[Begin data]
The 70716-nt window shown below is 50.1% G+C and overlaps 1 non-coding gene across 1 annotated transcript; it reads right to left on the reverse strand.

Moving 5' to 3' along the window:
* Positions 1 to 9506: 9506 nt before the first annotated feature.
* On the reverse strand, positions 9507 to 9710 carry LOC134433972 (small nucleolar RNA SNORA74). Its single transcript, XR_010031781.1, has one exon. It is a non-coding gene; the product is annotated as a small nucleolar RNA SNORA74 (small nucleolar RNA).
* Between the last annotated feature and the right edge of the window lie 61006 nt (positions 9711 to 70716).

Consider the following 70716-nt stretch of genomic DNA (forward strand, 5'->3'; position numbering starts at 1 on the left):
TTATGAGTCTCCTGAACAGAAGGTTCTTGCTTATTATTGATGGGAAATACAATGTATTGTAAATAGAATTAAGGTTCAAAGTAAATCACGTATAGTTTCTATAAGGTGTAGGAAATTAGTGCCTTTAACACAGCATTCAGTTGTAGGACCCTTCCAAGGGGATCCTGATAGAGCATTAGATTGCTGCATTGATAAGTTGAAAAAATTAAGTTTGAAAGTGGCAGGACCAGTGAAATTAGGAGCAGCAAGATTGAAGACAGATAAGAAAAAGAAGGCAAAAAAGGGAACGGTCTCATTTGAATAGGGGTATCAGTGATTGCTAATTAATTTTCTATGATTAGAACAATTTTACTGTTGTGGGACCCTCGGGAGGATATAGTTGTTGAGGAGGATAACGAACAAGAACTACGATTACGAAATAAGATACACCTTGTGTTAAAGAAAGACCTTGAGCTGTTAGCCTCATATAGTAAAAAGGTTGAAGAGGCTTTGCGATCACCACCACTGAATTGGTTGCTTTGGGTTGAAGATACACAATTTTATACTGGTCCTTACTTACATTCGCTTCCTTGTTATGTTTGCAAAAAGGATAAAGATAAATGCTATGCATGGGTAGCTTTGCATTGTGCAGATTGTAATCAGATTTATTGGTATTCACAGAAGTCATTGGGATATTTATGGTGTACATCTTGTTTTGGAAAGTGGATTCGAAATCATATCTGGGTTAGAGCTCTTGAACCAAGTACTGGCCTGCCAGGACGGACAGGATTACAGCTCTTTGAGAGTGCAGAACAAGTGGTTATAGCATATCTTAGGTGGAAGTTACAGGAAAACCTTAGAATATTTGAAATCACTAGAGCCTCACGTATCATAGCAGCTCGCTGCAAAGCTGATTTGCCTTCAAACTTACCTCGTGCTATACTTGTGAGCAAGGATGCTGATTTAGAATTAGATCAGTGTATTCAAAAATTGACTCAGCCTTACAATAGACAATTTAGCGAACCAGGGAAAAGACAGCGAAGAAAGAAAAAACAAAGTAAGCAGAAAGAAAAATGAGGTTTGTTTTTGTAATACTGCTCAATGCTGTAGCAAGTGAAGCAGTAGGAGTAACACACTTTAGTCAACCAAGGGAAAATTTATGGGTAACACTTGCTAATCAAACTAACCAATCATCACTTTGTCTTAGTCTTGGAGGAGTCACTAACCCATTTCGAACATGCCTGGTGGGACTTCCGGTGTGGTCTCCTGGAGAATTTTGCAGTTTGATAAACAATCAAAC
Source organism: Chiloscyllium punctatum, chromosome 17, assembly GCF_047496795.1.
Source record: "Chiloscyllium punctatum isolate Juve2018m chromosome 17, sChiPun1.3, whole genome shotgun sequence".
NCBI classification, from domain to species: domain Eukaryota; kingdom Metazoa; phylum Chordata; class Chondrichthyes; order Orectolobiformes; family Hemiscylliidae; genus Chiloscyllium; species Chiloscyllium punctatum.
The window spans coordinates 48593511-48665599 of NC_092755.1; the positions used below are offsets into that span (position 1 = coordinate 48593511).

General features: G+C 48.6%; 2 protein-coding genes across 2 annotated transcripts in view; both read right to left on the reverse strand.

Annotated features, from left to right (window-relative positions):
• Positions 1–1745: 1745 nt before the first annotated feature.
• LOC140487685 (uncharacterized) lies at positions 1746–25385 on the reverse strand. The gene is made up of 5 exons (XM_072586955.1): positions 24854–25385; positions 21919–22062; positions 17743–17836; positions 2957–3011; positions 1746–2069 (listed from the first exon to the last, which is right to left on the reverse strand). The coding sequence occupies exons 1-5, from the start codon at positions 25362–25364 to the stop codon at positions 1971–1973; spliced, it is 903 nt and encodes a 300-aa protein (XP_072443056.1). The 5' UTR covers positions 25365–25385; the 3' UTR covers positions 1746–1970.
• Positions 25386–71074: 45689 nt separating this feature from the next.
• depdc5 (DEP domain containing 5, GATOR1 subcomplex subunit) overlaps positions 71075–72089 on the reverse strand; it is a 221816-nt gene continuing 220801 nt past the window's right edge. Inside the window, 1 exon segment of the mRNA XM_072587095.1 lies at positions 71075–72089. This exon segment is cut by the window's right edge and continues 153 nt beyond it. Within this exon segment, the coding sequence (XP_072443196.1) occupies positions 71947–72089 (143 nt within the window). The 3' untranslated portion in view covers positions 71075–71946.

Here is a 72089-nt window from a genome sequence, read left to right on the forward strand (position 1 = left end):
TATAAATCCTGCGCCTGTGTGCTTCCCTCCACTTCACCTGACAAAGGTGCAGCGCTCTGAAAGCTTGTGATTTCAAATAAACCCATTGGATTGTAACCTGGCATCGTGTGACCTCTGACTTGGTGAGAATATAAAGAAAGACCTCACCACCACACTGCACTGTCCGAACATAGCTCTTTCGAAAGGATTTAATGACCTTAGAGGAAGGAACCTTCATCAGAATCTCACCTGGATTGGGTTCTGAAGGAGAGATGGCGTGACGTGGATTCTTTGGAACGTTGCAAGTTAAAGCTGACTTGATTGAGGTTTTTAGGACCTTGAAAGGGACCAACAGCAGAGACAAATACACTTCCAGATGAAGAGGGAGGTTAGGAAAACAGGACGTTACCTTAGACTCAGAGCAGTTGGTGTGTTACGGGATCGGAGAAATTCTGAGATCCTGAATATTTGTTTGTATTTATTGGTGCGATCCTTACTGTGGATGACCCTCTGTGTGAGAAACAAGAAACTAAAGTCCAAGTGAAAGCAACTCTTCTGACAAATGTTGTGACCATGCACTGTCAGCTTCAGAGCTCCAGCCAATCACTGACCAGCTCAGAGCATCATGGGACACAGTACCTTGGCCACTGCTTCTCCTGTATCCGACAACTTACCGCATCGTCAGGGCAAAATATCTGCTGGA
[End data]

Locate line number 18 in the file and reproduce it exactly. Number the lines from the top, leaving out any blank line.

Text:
Here is a 72089-nt window from a genome sequence, read left to right on the forward strand (position 1 = left end):